Gable-Gotwals attorney Linda King sat down with The Oklahoman to talk about her life and career — and how studying the law and the Bible intersect.
GableGotwals attorney Linda King recently fulfilled a New Year’s resolution she set for herself years ago. King in December earned a doctorate in biblical interpretation, after successfully defending her dissertation on the metaphors of abundance in the gospels.
Her work was the culmination of 14 long years, including four years of weekly commutes to Texas Christian University in Fort Worth to complete graduate and Ph.D. classes, followed by years of researching, writing and rewriting her doctoral thesis.
The hardest part, King said, was learning French, German, Greek and Hebrew so that she could read scholarly articles in all four languages. Her coursework, which she stacked on Mondays, Tuesdays and Wednesdays, also involved studying neurology, philosophy and more.
“I’m a lifelong learner,” said King, who’s taught Greek and writing classes with St. Paul School of Theology at Oklahoma City University for the past nine years. “Since my youth, learning has always been my favorite thing — and still is.”
From her 15th-floor office in the north tower of Leadership Square, King, 70, sat down with The Oklahoman on Monday to talk about her life and career, including how studying the law and the bible intersect. This is an edited transcript:
Q: Tell us about your roots. A: My dad was an electrician and my mother worked for Genie Personnel. Both valued education. I was raised debating and arguing all kinds of stuff. I’m the oldest of four, so I had to make my case, whether it was for an extended curfew, bigger allowance or the last pork chop. I attended Northeast Junior-Senior High School and graduated from Carl Albert High School where I competed in debate, including against Elizabeth Warren in one tournament. I also worked on my high school newspaper and yearbook, and edited my college newspaper.
Q: What did you want to be when you grew up?
A: I aspired to be a literature professor, and wanted to write the great American novel; something for the ages. I was awarded a tuition scholarship to Oklahoma Christian (OC), where I studied English and worked as a grader on campus to help cover my other expenses.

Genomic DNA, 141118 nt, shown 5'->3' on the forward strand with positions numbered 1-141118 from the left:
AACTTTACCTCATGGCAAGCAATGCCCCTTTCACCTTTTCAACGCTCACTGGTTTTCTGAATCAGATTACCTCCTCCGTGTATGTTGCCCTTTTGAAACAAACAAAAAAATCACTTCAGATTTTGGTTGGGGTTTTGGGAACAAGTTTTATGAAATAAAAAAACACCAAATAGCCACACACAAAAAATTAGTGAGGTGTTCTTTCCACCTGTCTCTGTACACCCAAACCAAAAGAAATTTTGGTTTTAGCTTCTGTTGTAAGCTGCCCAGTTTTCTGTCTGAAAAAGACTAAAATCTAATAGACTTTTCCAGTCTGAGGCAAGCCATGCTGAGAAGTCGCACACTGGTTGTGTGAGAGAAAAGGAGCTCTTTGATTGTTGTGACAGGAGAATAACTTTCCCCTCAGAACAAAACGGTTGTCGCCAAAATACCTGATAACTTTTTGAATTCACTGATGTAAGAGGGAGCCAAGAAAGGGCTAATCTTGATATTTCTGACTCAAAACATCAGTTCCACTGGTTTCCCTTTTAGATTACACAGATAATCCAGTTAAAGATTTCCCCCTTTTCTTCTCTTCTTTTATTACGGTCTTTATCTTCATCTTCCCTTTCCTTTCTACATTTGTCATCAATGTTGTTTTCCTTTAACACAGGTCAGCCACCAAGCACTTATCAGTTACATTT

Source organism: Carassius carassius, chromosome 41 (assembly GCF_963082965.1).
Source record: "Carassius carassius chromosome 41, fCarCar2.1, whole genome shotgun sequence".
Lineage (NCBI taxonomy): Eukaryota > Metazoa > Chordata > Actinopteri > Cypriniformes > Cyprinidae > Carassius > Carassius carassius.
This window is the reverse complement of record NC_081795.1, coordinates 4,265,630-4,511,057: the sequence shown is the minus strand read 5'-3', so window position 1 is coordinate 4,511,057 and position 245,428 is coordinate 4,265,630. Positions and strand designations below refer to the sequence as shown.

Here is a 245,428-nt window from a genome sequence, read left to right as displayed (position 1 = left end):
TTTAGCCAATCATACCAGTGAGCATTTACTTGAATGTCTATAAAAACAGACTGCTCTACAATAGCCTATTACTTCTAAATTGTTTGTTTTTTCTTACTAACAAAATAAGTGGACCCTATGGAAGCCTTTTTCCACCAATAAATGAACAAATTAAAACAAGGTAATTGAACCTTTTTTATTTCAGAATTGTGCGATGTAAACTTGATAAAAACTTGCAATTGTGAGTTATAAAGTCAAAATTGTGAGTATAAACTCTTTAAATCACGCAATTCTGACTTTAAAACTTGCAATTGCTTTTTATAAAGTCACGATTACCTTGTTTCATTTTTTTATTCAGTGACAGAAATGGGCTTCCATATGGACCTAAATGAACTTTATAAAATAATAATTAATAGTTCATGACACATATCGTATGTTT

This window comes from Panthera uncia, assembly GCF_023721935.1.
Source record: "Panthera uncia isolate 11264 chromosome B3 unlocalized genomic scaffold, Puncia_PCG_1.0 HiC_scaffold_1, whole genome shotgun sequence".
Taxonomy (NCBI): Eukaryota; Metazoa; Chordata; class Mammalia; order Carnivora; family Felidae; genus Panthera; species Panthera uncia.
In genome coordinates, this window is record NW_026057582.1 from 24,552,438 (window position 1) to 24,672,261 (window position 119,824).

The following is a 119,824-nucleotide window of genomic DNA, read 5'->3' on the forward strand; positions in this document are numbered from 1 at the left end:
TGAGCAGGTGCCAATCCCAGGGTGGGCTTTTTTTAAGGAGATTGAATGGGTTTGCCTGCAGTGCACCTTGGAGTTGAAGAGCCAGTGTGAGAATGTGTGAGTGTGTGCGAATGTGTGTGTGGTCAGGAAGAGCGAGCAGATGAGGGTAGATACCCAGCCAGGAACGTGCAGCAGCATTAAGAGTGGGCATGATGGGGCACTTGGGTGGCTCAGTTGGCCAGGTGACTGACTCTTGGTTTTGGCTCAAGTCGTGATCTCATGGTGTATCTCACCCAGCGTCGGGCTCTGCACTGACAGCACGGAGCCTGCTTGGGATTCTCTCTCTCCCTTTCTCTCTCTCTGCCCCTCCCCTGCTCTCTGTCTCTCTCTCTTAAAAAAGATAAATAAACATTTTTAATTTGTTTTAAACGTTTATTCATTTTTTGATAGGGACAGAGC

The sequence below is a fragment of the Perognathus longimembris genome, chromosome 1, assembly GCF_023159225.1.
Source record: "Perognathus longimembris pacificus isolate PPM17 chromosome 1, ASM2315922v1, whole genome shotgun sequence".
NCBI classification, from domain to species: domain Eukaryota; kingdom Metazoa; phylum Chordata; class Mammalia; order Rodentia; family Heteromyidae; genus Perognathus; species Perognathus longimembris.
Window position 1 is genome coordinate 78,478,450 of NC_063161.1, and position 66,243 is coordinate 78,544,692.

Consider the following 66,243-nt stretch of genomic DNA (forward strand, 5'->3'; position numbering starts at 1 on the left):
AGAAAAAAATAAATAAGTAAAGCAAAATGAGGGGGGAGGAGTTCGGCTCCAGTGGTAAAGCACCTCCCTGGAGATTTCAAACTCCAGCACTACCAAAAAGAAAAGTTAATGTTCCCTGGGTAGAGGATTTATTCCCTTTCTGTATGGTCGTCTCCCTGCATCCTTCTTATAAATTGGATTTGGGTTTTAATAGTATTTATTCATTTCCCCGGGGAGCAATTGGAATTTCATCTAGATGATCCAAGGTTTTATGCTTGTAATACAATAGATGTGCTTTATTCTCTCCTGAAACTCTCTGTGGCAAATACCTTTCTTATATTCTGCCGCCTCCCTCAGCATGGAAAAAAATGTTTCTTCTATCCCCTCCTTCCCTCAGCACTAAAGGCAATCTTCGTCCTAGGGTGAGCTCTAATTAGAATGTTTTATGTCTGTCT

Q: You were widowed as a young mother. That must’ve been so heartbreaking and scary.
A: It was a traumatic blur. I had a 2-year-old son and was nine months pregnant with my second son. I went from the funeral to the hospital to have him. My first husband was killed in a small plane crash. He was a flight instructor and a student was piloting the plane. Following his death, I used the life insurance money to buy a small bungalow in Edmond near my parents, so they could watch the boys while I attended graduate classes at OSU. About a year later, I earned my pilot’s license. I’d flown with my late husband and wanted to face my fears versus run from them. I’ve also skydived.
Q: How did you meet your current husband?
A: Eric was the only bachelor at the church I attended and several yentas kept shoving him toward me. We’d met at OC. An Englishman, he came here to go to school. He finally asked me out; I think to get those women off his back. Ha. We married six months later.
Q: What led you to go to law school?
A: I was studying all this bleak literature and Eric, who was in his first year of OU law school, was studying torts and other, far more interesting stuff. That’s when I decided to follow him to law school. When we graduated, we worked for different firms for three years. Then, we jumped off the cliff in 1979 and opened our own oil and gas law firm, King & King, which we ran for 15 or 16 years, before merging with GableGotwals when it opened its Oklahoma City office in 1995. The timing was right. We’d expanded to 11 employees and begun to outgrow our own building in Edmond. Plus, we embraced the opportunity to join a large firm, as some larger gas companies will do business only with firms of our size and stature.
Q: What’s the connection among teaching English, practicing law and interpreting the bible?
A: Each requires the love of, and skills for reading closely — whether it’s a poem or novel, the Constitution or statute, or a passage of Scripture. Also, each often involves the same interpretive techniques: consideration of the author’s intent, context, the world behind/within/ in front of the text, and the ways that various reading communities and reading strategies can yield different meanings. For me, title examinations in oil and gas law are like reading historical novels. You learn everything about the land, from its allotment to Indian tribes to present day, including mortgages, foreclosures, divorces, war and the Penn Square Bank debacle.
Q: I understand practicing law and theology isn’t rare at GableGotwals.
A: Correct. Oliver Howard in our Tulsa office was a minister before he became a lawyer. He continues to lecture on biblical topics and served many years on the board of the Phillips Theological Seminary. Meanwhile, veteran attorney John Henry Rule, also in Tulsa, earned a master’s in divinity in 2005. John continues to work as a full-time lawyer, as well as a part-time Episcopal priest. I’m delighted that ethics and integrity are woven into the culture of this firm.
Attorney Linda King of GableGotwals poses for a photo at the office library in Oklahoma City.